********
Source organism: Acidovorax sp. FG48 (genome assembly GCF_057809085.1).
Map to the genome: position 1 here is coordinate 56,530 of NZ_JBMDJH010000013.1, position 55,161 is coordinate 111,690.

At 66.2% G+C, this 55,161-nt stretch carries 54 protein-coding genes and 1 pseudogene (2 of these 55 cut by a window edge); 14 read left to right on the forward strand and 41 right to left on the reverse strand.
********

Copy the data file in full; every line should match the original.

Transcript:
Source organism: Acidovorax sp. FG48 (genome assembly GCF_057809085.1).
Map to the genome: position 1 here is coordinate 56,530 of NZ_JBMDJH010000013.1, position 55,161 is coordinate 111,690.

At 66.2% G+C, this 55,161-nt stretch carries 54 protein-coding genes and 1 pseudogene (2 of these 55 cut by a window edge); 14 read left to right on the forward strand and 41 right to left on the reverse strand.